If you really want to see the best evidence of a life cycle effect it appears beginning with the 1945-1949 (the Baby Boomer cohort) and extends through those born between 1965 and 1969. There we do see the necessary bump in attendance for those in the 36 to 45 age group. They provide some support for the idea that marriage and child rearing leads to a return back into religious communities. And then the trend line drops back for most groups. In fact, if you remove that little bump for those raising children, it’s a flat trend line across the life course.
What about those more recently? Well, the evidence is inconclusive if we begin with those born in 1970 or later. In fact, the cohort born between 1970-1974 shows zero change in church attendance as they age – there’s no bump in their thirties. However, the next two cohorts show the trend going in opposite directions. For those born between 1975 and 1979 there has been an increase in church attendance as they move into their late thirties and early forties. However, the cohort born between 1980 and 1984 shows a downward trend during this key time period. Additionally, the y-intercept continues to drop for each successive cohort – meaning that younger generations attend less at 18 than prior birth cohorts.
In short, if you are looking for a clear trend in church attendance as people age, you won’t find it here. There is some evidence of a mid-life attendance bump in some cohorts, but not in others. Some cohorts have a clear upward trend their entire lives, while others see no change as they age. To put it succinctly – there’s no pattern here that I can see with a great deal of certainty. One interpretation is that the stereotypical life cycle holds for one generation — the Baby Boomers — and that’s it, no others.
In her recent book, “From Politics to the Pews: How Partisanship and the Political Environment Shape Religious Identity,” Michele Margolis prominently features the life cycle effect. Margolis argues convincingly that politics may actually be impacting religion for a specific birth cohort – Baby Boomers. However, as demonstrated above, it doesn’t seem like the Baby Boomers’ pattern of religious attendance has been replicated for those who were born in more recent years. It’s something to consider – each generation represents a rethinking of religion.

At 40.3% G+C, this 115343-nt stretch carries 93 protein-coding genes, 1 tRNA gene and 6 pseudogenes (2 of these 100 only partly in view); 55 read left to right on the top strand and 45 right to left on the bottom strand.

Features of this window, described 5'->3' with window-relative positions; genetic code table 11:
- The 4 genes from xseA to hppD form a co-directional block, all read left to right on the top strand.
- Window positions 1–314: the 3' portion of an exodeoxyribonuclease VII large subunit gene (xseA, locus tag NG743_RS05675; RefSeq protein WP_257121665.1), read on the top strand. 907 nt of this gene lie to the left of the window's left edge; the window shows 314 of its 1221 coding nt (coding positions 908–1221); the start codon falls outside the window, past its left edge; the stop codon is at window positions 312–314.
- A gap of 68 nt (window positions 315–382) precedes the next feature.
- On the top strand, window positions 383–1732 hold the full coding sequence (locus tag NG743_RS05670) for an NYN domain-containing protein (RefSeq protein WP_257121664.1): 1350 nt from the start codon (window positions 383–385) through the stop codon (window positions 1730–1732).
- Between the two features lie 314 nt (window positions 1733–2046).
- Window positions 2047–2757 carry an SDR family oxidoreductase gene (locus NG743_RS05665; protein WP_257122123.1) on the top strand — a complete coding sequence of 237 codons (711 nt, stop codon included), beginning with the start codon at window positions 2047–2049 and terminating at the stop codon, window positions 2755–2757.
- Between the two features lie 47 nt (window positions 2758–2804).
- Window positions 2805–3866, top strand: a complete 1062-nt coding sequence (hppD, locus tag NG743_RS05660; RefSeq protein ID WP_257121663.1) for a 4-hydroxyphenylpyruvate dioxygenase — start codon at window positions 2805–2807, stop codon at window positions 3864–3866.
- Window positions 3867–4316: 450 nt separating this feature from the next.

I know people get tired of hearing this: but it’s incredibly hard to explain how religion works in a person’s life. There are myriad factors that draw someone to faith or push them away. Some people marry early, some wait. Some people are parents of three children by their 30th birthday, while others don’t start a family until closer to 40. One person can experience an unspeakable tragedy and run away from religion, while others find a great deal of comfort in a religious community. Couple that with the fact that the religiously unaffiliated have jumped from 5% to 23% of the population, and it creates an incredibly turbulent social environment. The same is true for religious attendance – every individual has their own story. Sometimes those individuals aggregate up to a distinct pattern, but oftentimes they don’t. I think this is a case where any generalization about church attendance and age is going to be overly reductive. Have young people fled church? Yes, but many will return, only to drift away again. We do know this: church attendance is declining, even among those who identify with a religious tradition. And there appears to be little evidence of a life cycle effect in modern times, starting with Gen X.
For Further Reading:
Bahr, Howard M. “Aging and religious disaffiliation.” Social Forces 49.1 (1970): 59-71.
Burge, Ryan. “Are People Leaving the Church?” Religion in Public.
Burge, Ryan. “You want young people to stay in church? Encourage them to go to college, get married, and have kids.” Religion in Public.
Firebaugh, G. and Harley, B., 1991. Trends in US church attendance: Secularization and revival, or merely lifecycle effects?. Journal for the Scientific Study of Religion, pp.487-500.
Margolis, M.F., 2018. From politics to the pews: How partisanship and the political environment shape religious identity. University of Chicago Press.
Stolzenberg, R., Blair-Loy, M., & Waite, L. (1995). Religious Participation in Early Adulthood: Age and Family Life Cycle Effects on Church Membership. American Sociological Review, 60(1), 84-103